Welcome to Module 1: Basics of Git!
This module will provide an introduction to Git, covering the concept of version control and the fundamental commands required to start a new project with Git.
Introduction to Version Control Systems (VCS)
Version Control Systems (VCS) are integral to the software development process. A VCS tracks changes to a file or set of files over time so that you can recall specific versions later. It allows you to:
- Revert files back to a previous state.
- Revert the entire project back to a previous state.
- Compare changes over time.
- See who last modified something that might be causing a problem.
- Who introduced an issue and when.
There are three types of VCS: Local, Centralized (CVCS), and Distributed (DVCS). Local VCSs have a single database on the hard disk that stores all the changes to files. CVCSs operate on a single server storing all the versioned files, and multiple clients check out files from this central place. DVCS, like Git, clients don’t just check out the latest snapshot of the files but fully mirror the repository, including the history.
Git vs. Other VCS
Git, as a distributed version control system, is fundamentally different from other VCS like SVN (a centralized VCS) or Mercurial (another DVCS). Here’s how:
- Git stores file changes as snapshots in a mini filesystem, while others store information as file-based changes.
- Almost all operations in Git are local, making it faster to get the history of the project.
- Git ensures data integrity. Everything in Git is checksummed before it is stored, and is then referred to by that checksum. This makes it impossible to change the contents of any file or directory without Git knowing about it.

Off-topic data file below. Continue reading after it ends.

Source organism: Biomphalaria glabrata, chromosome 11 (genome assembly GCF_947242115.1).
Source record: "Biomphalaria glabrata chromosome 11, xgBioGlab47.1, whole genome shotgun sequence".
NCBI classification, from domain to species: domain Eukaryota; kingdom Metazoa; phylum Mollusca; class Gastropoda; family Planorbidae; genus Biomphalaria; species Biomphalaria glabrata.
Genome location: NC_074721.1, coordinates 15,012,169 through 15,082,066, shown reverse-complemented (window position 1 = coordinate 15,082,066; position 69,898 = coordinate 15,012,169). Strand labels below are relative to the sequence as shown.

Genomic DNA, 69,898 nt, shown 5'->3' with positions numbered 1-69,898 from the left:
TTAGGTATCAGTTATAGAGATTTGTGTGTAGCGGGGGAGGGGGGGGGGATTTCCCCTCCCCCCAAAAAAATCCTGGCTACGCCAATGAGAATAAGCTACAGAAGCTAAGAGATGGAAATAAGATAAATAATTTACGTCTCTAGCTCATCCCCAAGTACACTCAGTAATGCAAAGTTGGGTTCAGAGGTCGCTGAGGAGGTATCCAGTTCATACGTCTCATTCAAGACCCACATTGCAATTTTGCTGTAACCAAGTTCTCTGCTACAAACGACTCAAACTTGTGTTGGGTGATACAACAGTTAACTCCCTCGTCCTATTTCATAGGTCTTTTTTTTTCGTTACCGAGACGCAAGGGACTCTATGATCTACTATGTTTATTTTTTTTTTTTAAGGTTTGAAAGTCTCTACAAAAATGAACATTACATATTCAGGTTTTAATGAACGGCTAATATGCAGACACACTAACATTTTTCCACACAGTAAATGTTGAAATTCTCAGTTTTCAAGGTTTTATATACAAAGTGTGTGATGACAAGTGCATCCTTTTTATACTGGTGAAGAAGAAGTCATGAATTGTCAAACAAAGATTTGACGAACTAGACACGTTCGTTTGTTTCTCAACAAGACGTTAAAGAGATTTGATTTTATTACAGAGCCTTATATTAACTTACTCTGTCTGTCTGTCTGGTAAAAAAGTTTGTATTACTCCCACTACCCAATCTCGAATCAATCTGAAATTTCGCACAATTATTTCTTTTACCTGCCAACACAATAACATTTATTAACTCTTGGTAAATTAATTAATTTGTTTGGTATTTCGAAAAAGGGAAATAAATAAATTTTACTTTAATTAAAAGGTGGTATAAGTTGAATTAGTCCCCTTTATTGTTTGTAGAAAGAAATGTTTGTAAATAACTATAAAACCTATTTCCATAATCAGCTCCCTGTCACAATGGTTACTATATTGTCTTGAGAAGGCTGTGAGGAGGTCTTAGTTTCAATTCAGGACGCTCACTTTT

Popular services that use Git include GitHub, GitLab, and Bitbucket.
Installing Git is straightforward. You can download Git from git-scm.com. Installation instructions vary by operating system:
Windows: Download the latest Git for Windows installer. When you’ve successfully started the installer, you should see the Git Setup wizard screen. Follow the Next and Finish prompts to complete the installation.
Mac: The easiest way is to install the Xcode Command Line Tools. On Mavericks (10.9) or above, you can do this by trying to run git from the Terminal. If you don’t have it installed already, it will prompt you to install it.
Linux: You can install Git via a terminal command depending on your distribution. For example, if you’re on a Debian-based distribution like Ubuntu, try apt-get:
sudo apt-get update sudo apt-get install git
Verify the installation by typing
git --version in your terminal/cmd. It should display the installed version of Git.
Setting up a Git Repository
To start using Git, you have to initialize a repository:
Initialize a new Git repository: Navigate to your project directory and use the command
git init. This creates a new subdirectory named
.gitthat contains all the necessary metadata for the new repository.
Clone an existing Git repository: Cloning is getting a copy of an existing Git repository. The command is
git clone [url].
Basic Git Commands
Here are some of the most basic and commonly used Git commands:
git add [filename]or
git add .: Adds files from the working directory to the staging area.
git commit -m "Commit message": Commits the staged snapshot to the project history.
git status: Lists the status of working files and directories.
git log: Shows a list of all previous commits.
Each command serves a specific purpose in the context of managing a project’s development. The learner should understand not only how to use these commands, but when to use them.
Exercises and Practice
- Exercise 1: Install Git on your system. Verify the installation by checking the version of Git.
- Exercise 2: Initialize a new Git repository in a new directory. Add a file to the repository and make a commit.
- Exercise 3: Clone an existing Git repository from GitHub. Check the log of commits in the repository.
Remember, practice is crucial when learning a new tool like Git. Make sure to spend time experimenting with the commands you’ve learned. This hands-on practice will solidify your understanding and increase your comfort level with Git.